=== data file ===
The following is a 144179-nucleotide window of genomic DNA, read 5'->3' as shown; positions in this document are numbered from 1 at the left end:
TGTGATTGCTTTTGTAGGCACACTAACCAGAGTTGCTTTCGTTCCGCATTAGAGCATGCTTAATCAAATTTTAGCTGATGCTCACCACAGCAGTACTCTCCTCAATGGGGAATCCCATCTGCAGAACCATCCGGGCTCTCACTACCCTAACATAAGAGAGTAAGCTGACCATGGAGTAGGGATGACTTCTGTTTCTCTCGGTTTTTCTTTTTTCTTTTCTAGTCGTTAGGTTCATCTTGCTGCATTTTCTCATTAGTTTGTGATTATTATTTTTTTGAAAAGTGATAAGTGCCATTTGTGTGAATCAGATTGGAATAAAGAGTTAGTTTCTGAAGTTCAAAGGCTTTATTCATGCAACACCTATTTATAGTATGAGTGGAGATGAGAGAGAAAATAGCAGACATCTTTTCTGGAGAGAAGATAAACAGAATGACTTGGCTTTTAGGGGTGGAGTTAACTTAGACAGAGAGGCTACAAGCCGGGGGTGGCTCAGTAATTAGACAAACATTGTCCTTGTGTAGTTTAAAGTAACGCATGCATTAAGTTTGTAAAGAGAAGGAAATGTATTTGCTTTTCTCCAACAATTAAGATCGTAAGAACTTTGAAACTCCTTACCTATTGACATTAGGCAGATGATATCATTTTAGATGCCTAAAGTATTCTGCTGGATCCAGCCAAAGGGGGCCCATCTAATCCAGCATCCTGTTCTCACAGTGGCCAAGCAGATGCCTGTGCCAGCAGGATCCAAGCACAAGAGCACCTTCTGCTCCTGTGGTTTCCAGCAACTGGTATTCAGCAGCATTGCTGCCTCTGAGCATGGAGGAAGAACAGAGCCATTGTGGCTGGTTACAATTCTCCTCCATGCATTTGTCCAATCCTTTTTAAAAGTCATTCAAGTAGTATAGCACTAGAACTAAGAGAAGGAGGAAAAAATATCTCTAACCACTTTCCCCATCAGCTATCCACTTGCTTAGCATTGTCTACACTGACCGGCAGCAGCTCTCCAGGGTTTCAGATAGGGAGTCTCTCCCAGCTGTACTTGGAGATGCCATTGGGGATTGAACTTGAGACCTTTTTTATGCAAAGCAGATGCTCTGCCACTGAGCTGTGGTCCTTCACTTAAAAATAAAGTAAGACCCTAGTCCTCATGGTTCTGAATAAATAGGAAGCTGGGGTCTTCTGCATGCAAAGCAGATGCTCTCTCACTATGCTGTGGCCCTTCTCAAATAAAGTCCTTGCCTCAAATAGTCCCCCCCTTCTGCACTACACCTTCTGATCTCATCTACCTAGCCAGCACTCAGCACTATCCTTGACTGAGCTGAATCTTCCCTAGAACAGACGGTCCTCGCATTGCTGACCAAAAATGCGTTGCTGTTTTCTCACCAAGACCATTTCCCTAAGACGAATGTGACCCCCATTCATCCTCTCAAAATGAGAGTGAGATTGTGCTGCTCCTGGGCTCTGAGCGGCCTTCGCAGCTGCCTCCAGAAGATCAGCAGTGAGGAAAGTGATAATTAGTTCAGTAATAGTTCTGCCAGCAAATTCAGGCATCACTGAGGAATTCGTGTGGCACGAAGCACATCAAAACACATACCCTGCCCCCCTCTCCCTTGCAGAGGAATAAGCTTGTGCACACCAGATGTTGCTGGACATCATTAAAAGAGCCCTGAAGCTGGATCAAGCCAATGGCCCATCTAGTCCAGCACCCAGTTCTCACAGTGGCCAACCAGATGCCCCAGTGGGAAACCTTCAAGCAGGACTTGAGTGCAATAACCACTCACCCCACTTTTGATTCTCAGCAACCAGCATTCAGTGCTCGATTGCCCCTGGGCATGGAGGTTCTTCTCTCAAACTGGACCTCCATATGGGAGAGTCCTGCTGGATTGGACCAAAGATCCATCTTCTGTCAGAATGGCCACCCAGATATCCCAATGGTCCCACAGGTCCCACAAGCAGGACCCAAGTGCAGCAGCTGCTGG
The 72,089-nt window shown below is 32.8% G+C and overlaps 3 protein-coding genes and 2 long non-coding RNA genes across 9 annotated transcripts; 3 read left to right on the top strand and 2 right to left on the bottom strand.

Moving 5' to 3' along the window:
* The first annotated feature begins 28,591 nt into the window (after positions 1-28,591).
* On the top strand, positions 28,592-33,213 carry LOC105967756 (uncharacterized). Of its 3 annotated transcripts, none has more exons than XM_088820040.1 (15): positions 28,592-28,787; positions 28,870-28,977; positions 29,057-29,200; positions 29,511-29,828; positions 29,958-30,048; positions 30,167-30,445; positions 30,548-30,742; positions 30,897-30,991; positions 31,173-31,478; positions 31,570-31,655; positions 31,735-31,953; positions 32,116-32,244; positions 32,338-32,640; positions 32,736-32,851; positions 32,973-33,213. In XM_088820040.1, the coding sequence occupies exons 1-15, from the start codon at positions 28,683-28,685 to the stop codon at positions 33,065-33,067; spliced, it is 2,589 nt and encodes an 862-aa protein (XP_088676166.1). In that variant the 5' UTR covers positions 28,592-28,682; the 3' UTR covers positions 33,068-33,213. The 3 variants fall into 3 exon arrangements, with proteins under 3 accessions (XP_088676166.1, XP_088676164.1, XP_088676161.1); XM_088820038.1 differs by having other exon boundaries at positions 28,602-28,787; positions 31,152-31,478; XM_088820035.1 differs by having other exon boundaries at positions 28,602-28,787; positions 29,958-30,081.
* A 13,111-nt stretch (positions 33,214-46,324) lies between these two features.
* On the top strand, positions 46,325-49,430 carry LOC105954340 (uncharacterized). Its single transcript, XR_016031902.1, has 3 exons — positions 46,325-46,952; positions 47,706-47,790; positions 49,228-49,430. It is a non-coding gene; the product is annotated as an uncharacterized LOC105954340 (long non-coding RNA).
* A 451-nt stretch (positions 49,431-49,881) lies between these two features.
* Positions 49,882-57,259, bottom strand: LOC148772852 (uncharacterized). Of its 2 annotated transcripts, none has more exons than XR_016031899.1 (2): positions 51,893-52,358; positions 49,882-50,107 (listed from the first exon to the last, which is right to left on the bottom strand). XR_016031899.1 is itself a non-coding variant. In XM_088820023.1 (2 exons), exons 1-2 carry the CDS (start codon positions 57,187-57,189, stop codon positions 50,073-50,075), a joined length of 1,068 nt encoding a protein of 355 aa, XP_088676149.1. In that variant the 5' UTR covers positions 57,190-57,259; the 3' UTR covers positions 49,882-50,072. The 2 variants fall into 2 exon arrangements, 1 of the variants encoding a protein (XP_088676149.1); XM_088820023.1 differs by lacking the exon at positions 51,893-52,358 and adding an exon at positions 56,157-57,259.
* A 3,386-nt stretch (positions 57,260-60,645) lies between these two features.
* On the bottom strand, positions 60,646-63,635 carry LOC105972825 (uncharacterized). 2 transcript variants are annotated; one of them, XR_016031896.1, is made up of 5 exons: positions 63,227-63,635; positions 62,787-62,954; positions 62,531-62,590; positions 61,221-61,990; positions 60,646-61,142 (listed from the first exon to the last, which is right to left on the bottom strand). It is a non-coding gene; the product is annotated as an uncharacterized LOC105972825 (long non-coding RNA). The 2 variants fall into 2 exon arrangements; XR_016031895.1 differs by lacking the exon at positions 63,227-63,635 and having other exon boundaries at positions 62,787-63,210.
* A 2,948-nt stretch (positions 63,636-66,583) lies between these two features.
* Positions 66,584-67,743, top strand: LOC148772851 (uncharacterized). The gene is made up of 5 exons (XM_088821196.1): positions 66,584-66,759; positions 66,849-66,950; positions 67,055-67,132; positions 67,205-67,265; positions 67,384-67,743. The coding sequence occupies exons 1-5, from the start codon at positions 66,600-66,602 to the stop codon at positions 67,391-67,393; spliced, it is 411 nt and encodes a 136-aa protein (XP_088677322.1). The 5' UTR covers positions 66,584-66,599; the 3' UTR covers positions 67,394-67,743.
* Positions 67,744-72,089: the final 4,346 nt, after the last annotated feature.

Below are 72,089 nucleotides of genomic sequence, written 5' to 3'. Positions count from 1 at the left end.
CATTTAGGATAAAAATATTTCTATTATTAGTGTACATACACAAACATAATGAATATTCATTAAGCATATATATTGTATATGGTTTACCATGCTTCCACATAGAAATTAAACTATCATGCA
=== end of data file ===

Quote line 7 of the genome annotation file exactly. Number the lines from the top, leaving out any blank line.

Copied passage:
* A 13,111-nt stretch (positions 33,214-46,324) lies between these two features.